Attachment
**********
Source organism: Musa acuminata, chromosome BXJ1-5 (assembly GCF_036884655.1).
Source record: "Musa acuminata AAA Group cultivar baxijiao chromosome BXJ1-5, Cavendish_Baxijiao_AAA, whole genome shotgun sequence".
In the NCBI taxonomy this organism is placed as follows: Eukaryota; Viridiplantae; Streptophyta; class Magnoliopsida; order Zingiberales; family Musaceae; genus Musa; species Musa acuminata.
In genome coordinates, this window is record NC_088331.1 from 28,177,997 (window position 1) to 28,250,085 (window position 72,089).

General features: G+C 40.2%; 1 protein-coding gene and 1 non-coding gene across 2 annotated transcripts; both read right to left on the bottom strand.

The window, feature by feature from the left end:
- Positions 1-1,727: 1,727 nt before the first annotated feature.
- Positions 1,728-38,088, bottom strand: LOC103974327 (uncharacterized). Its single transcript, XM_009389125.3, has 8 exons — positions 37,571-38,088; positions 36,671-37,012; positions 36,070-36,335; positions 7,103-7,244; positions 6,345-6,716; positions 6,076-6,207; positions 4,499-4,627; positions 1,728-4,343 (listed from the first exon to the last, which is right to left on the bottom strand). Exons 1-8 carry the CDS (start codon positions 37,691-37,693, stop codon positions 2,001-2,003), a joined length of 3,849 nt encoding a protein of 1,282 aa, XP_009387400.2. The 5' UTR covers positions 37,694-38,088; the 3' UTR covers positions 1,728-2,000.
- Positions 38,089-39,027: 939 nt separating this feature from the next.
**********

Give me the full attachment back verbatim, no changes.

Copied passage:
Source organism: Musa acuminata, chromosome BXJ1-5 (assembly GCF_036884655.1).
Source record: "Musa acuminata AAA Group cultivar baxijiao chromosome BXJ1-5, Cavendish_Baxijiao_AAA, whole genome shotgun sequence".
In the NCBI taxonomy this organism is placed as follows: Eukaryota; Viridiplantae; Streptophyta; class Magnoliopsida; order Zingiberales; family Musaceae; genus Musa; species Musa acuminata.
In genome coordinates, this window is record NC_088331.1 from 28,177,997 (window position 1) to 28,250,085 (window position 72,089).

General features: G+C 40.2%; 1 protein-coding gene and 1 non-coding gene across 2 annotated transcripts; both read right to left on the bottom strand.

The window, feature by feature from the left end:
- Positions 1-1,727: 1,727 nt before the first annotated feature.
- Positions 1,728-38,088, bottom strand: LOC103974327 (uncharacterized). Its single transcript, XM_009389125.3, has 8 exons — positions 37,571-38,088; positions 36,671-37,012; positions 36,070-36,335; positions 7,103-7,244; positions 6,345-6,716; positions 6,076-6,207; positions 4,499-4,627; positions 1,728-4,343 (listed from the first exon to the last, which is right to left on the bottom strand). Exons 1-8 carry the CDS (start codon positions 37,691-37,693, stop codon positions 2,001-2,003), a joined length of 3,849 nt encoding a protein of 1,282 aa, XP_009387400.2. The 5' UTR covers positions 37,694-38,088; the 3' UTR covers positions 1,728-2,000.
- Positions 38,089-39,027: 939 nt separating this feature from the next.